Our nation’s electricity infrastructure will be upgraded into an efficient, secure, reliable, adaptable machine! But the slow smart grid evolution will be achieved with smaller steps. What does short term smart grid future look like? Read on for current smart grid trends.
by Jeremy Gross, Green Economy Post
Upgrading our nation’s electricity infrastructure has the potential to reduce costly capital investments (costs that get passed on to us) and increase energy efficiency (more bang for your buck is always appreciated!).
As technology advances and environmental issues rotate into the spotlight of 24 / 7 news coverage and dinner table conversations, smart grid solutions will continue to have a growing impact on our lives. This is especially true as the U.S. Energy Information Administration estimates that the demand for electricity will increase 30 percent from 2008 to 2035 – or about 1 percent a year.
As discussed in my prior article, Smart Grid 101, the smart grid is a growing component of utility and business strategy. One of the main concepts is that before we continue building just to meet future needs, there are ways to use what we already have more efficiently. For example, the Department of Energy (DOE) estimates that if the grid efficiency increased by 5%, we would save enough energy with the same impact of permanently removing the fuel and greenhouse gas emissions from 53 million cars. I did some reading and wanted to recap some information I found, along with some of my own thoughts, regarding some current smart grid trends.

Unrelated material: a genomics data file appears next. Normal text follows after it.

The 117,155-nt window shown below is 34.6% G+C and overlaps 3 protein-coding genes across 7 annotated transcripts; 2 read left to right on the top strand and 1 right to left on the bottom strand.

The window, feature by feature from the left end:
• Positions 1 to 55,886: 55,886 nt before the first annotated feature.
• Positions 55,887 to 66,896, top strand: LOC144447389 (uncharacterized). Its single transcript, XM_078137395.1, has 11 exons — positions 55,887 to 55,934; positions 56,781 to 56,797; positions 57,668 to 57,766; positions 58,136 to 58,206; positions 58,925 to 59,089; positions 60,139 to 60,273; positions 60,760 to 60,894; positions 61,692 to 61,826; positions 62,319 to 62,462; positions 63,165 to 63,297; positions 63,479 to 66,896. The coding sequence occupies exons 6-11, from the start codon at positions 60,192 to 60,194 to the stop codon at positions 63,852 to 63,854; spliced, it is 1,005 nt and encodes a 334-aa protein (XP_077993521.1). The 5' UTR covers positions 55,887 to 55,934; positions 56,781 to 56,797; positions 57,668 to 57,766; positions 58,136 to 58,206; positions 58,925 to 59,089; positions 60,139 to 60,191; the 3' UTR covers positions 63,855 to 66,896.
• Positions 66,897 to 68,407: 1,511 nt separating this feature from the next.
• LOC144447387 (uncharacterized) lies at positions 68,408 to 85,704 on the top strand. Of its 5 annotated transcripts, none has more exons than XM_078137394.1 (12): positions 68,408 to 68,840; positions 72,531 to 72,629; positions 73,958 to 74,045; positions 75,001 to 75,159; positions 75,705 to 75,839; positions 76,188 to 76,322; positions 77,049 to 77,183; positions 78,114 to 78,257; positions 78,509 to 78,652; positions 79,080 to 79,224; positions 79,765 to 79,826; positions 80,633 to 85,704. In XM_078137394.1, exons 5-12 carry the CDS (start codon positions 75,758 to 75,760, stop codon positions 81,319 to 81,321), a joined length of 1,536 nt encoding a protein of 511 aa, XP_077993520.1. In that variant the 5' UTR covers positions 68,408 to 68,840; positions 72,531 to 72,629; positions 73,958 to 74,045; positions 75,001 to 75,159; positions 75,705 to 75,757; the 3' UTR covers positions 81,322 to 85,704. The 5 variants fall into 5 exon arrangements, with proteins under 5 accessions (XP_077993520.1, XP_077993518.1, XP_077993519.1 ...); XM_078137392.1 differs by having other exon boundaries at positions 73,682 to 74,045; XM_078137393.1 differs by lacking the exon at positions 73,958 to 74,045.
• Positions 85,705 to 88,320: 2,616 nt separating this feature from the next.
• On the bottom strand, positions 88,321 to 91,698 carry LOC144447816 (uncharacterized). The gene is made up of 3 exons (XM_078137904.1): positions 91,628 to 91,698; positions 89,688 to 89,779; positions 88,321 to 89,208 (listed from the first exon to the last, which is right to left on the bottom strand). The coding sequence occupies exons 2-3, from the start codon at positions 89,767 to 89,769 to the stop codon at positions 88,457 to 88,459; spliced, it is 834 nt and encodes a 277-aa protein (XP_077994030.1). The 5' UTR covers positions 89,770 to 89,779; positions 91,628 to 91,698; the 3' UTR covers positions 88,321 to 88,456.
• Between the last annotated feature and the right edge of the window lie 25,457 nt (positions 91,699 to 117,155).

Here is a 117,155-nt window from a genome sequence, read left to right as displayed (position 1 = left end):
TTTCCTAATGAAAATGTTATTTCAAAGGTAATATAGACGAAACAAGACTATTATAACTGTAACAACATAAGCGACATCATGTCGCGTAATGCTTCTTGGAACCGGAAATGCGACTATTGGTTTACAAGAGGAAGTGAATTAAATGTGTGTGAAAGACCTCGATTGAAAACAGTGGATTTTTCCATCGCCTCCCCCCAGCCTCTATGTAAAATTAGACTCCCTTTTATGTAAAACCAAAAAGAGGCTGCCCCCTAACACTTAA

1. Increased Smart Meter Roll Outs
A key component to the smart grid is the smart meter – allowing the two-way communication and measurement of data and power for households and businesses. Utilities will continue to expand their smart meter pilots. I wasn’t able to find updated numbers, but a Parks Associates report33 million smart meters from last summer indicated that smart meters made up 6 percent of all meters in the U.S. This was an increase from 4.7 percent a year earlier. It’s estimated that will be installed through 2011. [See Smart Meter Upgrades and Market Opportunities]
2. Increased Billing Structure Changes
For the majority of customers, electricity is priced at the same rate without regard to grid demand or the time of consumption. With this structure, customers have less incentive to change behavior during peak or off-peak time. If electricity prices were based on time-of-use, and businesses were empowered with detailed information on how much it actually costs to run devices and processes, they would work to minimize the impact to the bottom line.